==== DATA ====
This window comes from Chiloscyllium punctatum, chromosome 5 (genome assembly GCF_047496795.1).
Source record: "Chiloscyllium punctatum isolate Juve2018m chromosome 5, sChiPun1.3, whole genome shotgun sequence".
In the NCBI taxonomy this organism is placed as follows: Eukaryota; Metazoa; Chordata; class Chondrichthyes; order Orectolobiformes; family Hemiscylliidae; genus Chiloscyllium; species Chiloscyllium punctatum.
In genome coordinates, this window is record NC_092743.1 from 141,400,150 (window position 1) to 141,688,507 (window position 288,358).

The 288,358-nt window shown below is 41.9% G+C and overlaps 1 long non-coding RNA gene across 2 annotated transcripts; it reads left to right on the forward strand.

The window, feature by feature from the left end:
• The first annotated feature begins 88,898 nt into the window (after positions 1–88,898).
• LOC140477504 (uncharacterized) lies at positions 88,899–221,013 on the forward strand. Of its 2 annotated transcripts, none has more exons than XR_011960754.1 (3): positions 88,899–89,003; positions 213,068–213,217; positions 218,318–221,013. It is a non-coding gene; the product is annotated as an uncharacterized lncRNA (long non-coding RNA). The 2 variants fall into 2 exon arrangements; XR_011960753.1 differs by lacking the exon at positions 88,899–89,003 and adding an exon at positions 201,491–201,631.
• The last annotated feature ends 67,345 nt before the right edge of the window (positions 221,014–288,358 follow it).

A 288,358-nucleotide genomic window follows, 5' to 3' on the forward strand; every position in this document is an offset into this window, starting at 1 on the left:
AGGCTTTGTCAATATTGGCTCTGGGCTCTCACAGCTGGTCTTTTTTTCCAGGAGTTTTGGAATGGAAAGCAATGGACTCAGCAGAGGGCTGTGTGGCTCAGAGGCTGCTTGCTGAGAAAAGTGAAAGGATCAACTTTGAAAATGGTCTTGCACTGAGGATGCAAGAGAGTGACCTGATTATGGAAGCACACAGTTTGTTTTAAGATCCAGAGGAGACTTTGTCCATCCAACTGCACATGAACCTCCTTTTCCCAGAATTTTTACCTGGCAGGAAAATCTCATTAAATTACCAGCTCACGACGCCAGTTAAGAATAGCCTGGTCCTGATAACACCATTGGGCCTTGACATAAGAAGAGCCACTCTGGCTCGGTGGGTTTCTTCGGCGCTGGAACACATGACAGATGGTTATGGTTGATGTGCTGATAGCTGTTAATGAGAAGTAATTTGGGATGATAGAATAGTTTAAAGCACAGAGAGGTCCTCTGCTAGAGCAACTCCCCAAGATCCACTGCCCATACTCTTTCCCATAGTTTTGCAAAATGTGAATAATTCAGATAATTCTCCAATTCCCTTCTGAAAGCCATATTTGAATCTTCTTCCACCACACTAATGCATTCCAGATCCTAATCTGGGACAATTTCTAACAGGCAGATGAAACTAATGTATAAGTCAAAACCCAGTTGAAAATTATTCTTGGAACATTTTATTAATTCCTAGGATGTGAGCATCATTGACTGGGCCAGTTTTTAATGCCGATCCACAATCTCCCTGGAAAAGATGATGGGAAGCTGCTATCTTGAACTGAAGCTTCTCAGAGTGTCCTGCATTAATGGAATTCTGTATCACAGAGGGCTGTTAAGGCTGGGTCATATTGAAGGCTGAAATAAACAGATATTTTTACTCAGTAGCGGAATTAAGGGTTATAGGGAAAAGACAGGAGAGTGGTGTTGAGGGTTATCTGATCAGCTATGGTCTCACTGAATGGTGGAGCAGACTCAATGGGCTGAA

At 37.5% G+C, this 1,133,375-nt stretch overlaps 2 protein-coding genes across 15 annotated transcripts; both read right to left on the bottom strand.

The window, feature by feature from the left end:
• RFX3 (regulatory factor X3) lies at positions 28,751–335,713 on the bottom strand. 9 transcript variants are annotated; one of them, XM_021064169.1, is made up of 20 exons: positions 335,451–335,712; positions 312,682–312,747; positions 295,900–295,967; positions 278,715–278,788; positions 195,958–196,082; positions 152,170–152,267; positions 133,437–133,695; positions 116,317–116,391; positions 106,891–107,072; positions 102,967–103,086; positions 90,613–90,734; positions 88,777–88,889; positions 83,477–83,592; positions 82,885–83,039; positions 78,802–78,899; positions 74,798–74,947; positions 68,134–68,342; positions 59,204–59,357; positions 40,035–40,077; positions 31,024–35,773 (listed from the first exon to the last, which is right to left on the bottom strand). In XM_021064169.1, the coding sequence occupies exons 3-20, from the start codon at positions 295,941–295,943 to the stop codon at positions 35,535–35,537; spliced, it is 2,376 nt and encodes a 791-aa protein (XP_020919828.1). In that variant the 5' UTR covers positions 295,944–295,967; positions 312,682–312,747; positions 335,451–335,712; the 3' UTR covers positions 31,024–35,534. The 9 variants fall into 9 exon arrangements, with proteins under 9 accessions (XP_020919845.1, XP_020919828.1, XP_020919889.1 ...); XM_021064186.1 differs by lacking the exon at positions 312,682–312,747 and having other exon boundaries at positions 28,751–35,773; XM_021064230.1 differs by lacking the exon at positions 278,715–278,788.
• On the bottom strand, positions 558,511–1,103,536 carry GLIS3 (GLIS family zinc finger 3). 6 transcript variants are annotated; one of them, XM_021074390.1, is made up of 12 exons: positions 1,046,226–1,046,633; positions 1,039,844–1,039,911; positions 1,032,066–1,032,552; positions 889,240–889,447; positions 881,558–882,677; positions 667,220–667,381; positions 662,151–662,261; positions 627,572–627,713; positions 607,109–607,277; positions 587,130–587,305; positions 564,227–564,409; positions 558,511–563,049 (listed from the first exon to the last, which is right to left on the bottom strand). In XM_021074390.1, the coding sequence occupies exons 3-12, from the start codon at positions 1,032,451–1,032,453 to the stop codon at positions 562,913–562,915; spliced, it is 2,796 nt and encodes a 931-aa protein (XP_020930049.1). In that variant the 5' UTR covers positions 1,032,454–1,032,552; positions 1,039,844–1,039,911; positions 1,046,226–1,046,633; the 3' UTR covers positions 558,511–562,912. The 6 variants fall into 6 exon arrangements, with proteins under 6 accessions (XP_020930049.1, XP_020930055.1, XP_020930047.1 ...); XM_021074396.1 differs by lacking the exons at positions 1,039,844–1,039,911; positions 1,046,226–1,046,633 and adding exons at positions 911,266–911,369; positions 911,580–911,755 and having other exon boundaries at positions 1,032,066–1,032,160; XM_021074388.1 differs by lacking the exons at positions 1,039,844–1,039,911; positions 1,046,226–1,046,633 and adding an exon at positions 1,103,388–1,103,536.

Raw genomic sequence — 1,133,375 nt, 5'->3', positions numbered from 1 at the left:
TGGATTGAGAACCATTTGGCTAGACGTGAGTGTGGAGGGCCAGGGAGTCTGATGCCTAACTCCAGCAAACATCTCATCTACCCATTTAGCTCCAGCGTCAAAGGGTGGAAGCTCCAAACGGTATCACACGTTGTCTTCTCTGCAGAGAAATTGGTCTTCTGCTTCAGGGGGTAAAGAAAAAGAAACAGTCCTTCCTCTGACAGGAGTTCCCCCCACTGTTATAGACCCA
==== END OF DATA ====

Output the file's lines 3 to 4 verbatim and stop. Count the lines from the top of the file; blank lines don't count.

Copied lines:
In the NCBI taxonomy this organism is placed as follows: Eukaryota; Metazoa; Chordata; class Chondrichthyes; order Orectolobiformes; family Hemiscylliidae; genus Chiloscyllium; species Chiloscyllium punctatum.
In genome coordinates, this window is record NC_092743.1 from 141,400,150 (window position 1) to 141,688,507 (window position 288,358).